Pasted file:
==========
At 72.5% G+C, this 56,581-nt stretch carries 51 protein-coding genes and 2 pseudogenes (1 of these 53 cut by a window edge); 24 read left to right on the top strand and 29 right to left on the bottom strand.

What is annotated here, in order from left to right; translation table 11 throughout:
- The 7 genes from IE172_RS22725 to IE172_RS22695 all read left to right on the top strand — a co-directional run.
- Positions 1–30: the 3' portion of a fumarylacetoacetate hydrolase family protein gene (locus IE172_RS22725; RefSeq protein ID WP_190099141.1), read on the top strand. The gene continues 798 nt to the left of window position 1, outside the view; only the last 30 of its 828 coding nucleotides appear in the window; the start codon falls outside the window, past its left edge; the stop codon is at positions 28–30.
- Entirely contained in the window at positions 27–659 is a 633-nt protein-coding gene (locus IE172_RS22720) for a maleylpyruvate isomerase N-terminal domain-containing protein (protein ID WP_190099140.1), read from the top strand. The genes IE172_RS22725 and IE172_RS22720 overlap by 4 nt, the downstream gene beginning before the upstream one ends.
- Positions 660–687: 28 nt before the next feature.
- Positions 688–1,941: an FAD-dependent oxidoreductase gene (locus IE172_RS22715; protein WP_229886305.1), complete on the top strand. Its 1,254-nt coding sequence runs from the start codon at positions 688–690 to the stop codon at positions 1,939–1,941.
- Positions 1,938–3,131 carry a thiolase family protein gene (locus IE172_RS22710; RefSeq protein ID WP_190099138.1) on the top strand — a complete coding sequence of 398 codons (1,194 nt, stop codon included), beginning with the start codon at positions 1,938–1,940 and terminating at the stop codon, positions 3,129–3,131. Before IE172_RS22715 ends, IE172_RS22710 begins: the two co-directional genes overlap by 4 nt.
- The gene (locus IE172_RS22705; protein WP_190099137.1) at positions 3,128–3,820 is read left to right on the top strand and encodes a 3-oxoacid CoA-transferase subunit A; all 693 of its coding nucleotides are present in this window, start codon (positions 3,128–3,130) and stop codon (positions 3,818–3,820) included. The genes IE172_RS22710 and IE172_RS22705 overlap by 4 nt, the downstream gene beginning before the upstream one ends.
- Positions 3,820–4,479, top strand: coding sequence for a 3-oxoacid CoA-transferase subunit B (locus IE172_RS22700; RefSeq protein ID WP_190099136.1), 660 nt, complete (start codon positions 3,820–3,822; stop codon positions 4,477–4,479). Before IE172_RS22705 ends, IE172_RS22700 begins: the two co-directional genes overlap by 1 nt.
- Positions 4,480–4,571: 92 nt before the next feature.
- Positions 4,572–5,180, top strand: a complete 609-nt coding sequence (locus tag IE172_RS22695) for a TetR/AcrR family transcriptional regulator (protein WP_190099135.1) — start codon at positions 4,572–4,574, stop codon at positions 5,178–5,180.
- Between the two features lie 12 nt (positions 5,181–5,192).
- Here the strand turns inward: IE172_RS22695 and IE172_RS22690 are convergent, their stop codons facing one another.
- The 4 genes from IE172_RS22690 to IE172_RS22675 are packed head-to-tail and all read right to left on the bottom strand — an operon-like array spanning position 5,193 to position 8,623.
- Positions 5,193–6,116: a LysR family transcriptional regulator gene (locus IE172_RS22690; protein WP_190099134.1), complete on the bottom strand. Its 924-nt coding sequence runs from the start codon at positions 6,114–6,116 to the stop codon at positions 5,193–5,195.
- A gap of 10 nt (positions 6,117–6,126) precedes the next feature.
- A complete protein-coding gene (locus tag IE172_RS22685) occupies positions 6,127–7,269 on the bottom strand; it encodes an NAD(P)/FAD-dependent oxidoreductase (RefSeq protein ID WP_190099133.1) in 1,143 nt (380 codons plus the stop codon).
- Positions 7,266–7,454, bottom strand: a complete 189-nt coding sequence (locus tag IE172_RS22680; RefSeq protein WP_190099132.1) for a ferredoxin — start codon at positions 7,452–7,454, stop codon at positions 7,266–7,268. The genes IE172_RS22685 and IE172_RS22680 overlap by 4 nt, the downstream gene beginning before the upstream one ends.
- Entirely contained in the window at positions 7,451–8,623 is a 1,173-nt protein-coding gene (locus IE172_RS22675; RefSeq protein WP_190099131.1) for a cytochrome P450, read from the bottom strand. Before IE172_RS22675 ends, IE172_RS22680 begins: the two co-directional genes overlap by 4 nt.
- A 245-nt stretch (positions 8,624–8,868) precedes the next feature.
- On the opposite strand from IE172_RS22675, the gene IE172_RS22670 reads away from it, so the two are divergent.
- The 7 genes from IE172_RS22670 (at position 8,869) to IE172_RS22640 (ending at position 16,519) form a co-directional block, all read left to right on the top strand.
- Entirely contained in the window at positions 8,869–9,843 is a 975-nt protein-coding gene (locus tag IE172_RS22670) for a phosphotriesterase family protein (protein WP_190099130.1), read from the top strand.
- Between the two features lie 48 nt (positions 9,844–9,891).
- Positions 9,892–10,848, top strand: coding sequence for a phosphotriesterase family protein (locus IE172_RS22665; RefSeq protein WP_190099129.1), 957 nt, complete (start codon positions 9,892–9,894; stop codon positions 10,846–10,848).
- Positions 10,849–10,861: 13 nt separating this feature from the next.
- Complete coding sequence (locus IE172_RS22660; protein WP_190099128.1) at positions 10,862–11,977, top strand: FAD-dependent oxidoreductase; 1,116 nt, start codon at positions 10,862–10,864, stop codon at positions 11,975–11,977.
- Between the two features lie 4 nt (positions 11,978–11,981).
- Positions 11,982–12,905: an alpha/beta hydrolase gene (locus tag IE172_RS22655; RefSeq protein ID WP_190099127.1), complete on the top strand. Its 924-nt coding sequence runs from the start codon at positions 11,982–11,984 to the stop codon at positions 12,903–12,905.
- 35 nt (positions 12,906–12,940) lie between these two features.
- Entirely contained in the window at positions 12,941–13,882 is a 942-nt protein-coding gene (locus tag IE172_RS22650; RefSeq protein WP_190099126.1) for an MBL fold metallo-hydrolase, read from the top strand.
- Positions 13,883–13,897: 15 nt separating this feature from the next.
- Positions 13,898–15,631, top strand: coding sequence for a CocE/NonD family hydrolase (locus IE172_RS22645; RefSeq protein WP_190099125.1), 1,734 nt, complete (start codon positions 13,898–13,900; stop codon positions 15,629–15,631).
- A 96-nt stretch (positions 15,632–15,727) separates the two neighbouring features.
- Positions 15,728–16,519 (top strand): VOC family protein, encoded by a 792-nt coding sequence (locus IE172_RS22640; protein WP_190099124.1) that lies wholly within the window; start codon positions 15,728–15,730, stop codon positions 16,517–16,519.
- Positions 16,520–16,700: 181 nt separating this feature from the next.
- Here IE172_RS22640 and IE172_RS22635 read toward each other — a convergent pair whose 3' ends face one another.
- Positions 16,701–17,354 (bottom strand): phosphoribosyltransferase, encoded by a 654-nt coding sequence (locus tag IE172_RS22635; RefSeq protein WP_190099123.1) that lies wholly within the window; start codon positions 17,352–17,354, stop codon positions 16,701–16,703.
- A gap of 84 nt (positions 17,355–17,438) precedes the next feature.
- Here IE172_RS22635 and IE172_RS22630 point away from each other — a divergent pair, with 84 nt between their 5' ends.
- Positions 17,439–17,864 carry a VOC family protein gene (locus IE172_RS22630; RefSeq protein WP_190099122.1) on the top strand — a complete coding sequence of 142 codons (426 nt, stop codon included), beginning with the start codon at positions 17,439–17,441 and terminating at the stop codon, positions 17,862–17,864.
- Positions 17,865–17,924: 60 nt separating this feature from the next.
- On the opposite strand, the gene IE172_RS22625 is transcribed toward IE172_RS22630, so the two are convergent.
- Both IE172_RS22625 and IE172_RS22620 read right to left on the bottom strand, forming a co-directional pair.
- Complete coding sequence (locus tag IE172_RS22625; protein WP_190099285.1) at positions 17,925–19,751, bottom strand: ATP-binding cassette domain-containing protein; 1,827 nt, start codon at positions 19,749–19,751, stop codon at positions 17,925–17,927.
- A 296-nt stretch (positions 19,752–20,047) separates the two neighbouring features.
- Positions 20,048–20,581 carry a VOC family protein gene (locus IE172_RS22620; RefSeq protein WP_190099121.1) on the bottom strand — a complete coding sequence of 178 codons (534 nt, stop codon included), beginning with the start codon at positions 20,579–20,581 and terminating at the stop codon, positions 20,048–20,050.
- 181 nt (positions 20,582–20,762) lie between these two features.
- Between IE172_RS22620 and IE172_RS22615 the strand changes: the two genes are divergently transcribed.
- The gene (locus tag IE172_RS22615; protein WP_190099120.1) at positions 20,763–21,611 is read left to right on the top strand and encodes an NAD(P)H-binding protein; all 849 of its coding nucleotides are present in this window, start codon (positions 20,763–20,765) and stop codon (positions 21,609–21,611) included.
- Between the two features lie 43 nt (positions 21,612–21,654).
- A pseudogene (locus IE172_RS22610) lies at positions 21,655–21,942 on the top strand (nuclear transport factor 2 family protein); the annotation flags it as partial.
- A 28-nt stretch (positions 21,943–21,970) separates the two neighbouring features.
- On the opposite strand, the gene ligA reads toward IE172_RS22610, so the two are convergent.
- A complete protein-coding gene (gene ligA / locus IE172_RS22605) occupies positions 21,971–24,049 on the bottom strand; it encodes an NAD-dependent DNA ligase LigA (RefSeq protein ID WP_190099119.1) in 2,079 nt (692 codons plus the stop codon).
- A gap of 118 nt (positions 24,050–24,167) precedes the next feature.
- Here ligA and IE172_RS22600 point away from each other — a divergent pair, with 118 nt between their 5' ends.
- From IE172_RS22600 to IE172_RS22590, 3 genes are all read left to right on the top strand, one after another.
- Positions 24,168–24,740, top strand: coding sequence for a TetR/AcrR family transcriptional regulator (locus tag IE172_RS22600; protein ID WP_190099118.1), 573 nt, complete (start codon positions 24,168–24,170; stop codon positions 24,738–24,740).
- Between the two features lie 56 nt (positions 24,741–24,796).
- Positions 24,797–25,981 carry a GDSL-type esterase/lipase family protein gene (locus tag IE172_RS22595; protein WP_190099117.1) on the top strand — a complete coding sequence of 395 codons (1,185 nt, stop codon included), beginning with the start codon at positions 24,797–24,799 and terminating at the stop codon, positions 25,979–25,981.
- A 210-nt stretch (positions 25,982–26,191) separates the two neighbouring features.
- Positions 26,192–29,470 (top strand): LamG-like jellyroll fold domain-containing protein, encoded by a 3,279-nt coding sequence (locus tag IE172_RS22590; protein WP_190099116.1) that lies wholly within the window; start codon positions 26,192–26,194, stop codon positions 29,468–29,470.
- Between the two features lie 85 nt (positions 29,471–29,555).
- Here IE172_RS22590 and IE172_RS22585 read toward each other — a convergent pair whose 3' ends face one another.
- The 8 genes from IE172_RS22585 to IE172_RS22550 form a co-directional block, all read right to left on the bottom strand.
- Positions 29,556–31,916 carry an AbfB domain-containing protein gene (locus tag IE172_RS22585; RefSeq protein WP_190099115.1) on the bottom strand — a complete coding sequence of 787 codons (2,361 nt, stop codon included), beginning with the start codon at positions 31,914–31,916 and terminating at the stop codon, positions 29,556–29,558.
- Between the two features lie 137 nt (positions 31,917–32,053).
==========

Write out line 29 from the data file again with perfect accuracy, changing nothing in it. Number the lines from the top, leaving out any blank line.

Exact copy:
- Between the two features lie 4 nt (positions 11,978–11,981).